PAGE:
Concussions are harming student athletes
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This school year, multiple student athletes have suffered head injuries that have resulted in concussions.
Concussions are becoming common injuries, and student athletes should be aware of the threat they pose.
“When a player shows signs of a concussion on the field they are immediately removed from the game or practice and attended to by our trainer or team doctor,” said football coach Richard White. “If they do have a concussion and it is severe they may be sent to the hospital for further evaluation.”
All DHS coaches have taken a concussion course and are certified by the National Federation of State High School Associations in concussion management.
Each student athlete is given a base-line concussion test on the computer at the beginning of each season. “Our policy is that if student athletes have a concussion they will not be allowed to return to practice until all symptoms have gone away and they are medically cleared to play,” said Mr. White. “They will also have to pass the base-line concussion test.”
On Friday October 18, at New Bedford High School’s stadium, Varsity Football Captain and Senior Class President Austin Williams suffered multiple hits to the head resulting in a serious concussion in a game against the Whalers.
“I didn’t realize I had a concussion, not immediately after it happened,” said Williams. “As the game went on, I took a few more hits and then started realizing I couldn’t remember how I got there.”
Multiple DHS students have been left with symptoms from sports-related concussions. “I had a minor headache, memory loss, and a feeling of grogginess,” said Williams.
Sophomore Chloe Lang, who suffered a concussion from volleyball, said that she has been affected by “serious dizziness and headaches.”
Sophomore Grace Gamache has had two separate diagnosed concussions from field hockey and basketball. “It hasn’t affected my life all that much, but I am definitely more aware of my safety,” she said.
Concussions can affect students’ ability to do schoolwork and can cause multiple long term problems.
“[My teachers] were all very understanding and sympathetic,” said Williams. “It was pretty cool of them to understand my situation and to work with me to help make school work more manageable.”
“[My concussion] made school a lot harder,” said Lang. “Memorizing and focusing has become a lot harder and my grades have gotten worse from it.”
According to a recent article in the New York Times by Jan Hoffman, many student athletes are reluctant to admit they have concussions. Because concussions are not physically visible like a broken leg or bloodied nose, players may want to hide their symptoms and continue to play.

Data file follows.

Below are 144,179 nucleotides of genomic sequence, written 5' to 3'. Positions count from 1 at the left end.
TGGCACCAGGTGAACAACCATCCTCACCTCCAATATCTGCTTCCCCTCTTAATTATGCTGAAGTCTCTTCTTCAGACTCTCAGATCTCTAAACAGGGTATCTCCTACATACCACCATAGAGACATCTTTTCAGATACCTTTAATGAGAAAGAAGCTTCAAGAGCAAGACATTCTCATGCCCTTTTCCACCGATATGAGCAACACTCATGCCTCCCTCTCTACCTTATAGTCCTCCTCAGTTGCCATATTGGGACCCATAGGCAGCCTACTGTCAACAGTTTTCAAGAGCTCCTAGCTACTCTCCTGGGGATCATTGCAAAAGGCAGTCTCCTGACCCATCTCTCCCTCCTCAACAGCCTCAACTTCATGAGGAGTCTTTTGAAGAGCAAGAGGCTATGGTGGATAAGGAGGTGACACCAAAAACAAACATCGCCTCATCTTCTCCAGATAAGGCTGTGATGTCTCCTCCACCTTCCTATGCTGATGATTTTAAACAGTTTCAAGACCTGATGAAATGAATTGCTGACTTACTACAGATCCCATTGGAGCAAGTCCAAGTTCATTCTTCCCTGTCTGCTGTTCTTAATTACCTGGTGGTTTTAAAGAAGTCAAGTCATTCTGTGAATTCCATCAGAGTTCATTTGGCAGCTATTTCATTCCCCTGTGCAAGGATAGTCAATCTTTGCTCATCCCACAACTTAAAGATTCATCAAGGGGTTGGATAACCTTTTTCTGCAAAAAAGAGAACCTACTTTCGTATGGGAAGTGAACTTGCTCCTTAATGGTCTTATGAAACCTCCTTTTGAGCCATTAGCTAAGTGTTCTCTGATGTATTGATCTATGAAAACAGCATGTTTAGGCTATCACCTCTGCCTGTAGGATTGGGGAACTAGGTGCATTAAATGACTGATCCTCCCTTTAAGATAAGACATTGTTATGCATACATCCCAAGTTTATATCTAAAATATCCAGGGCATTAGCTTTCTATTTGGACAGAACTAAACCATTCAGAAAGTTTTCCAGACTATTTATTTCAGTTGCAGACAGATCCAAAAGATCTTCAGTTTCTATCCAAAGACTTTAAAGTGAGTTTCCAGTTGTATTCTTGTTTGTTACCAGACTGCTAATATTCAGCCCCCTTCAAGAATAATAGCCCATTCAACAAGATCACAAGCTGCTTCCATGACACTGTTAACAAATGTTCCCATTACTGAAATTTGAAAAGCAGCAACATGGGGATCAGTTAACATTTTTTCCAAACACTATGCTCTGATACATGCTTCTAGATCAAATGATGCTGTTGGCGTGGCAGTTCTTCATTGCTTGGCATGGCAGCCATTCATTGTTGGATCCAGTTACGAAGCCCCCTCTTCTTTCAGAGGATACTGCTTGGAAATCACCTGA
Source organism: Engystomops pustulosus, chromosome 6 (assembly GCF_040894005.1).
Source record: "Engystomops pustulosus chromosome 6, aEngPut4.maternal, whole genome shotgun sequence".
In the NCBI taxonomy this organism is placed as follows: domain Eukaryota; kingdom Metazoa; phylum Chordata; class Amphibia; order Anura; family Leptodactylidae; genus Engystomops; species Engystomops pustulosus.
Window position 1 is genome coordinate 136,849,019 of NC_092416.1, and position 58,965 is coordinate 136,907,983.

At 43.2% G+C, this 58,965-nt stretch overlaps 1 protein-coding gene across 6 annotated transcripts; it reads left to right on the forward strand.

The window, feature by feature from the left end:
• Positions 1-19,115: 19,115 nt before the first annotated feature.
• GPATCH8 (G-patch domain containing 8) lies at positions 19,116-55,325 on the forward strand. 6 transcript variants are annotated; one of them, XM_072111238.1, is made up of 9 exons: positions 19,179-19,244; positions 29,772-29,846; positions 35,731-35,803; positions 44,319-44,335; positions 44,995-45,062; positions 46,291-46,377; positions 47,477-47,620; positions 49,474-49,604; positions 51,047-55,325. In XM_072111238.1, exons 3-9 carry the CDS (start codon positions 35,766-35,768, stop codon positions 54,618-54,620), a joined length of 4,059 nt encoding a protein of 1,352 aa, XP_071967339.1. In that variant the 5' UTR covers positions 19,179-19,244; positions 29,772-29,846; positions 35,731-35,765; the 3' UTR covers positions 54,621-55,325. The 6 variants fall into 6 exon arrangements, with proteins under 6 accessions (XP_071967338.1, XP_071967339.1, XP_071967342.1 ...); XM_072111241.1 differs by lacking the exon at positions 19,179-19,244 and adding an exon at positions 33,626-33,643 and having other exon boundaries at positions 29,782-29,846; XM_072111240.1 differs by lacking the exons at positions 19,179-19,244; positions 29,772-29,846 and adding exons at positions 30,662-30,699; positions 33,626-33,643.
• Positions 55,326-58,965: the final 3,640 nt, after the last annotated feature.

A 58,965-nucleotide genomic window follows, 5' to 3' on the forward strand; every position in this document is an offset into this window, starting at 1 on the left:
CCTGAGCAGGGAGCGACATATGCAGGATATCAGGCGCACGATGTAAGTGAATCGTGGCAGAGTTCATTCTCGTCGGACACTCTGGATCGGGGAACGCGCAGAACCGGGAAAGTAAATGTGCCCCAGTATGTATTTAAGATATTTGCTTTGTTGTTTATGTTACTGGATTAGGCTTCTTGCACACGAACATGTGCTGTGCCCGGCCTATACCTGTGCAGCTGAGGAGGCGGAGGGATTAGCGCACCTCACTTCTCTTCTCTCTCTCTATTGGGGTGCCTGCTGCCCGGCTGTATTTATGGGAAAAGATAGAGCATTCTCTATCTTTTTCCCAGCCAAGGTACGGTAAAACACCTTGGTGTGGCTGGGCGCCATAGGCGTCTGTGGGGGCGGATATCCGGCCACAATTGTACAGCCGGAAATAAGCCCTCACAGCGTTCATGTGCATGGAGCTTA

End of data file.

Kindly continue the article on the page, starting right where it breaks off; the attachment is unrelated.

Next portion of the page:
This is extremely dangerous; head injuries such as concussions can result in long term complications such as problems with memory and concentration.
“I have not seen any long-term damage from concussions on our team, but we are only with our players for four years,” said Mr. White. “We have had several concussions this season and depending on the severity, each athlete was held out until they were medically cleared to return.”
Senior soccer captain Hannah Cook was hit in the side of the head by a soccer ball during a game earlier this year. Cook does not remember anything that happened for the rest of the game and had to take some time off from school.
“Concussions have become a huge issue,” said Cook. “More people would know about the severity of the conflicts concussions pose, but unfortunately, people who are in a position to raise awareness, such as the NFL, downplay the issue.”
Senior Matthew Mailloux said, “I feel that people tend to dismiss concussions as minor injuries, but the brain is very different from an arm or leg.”
Not getting tested for a concussion can seriously hurt an athlete in the long run. Also found in the New York Times, high school football players are twice as likely to get a concussion as college athletes or as high school athletes in other sports. Many athletes who get concussions complain of symptoms that last more than two weeks.
Improperly treated concussions can have a big impact on the teammates of concussed players as well.
“Concussions can affect your team because you could be out for a couple of weeks which leaves your team with a man down,” said sophomore soccer player Maxwell Westner.
Williams said, “I wish I had realized that it was my team who suffered from my limited ability as a concussed player on the field.”
“Every head injury is different,” said Gamache. Still, concussions are very dangerous and serious injuries that should not be taken lightly.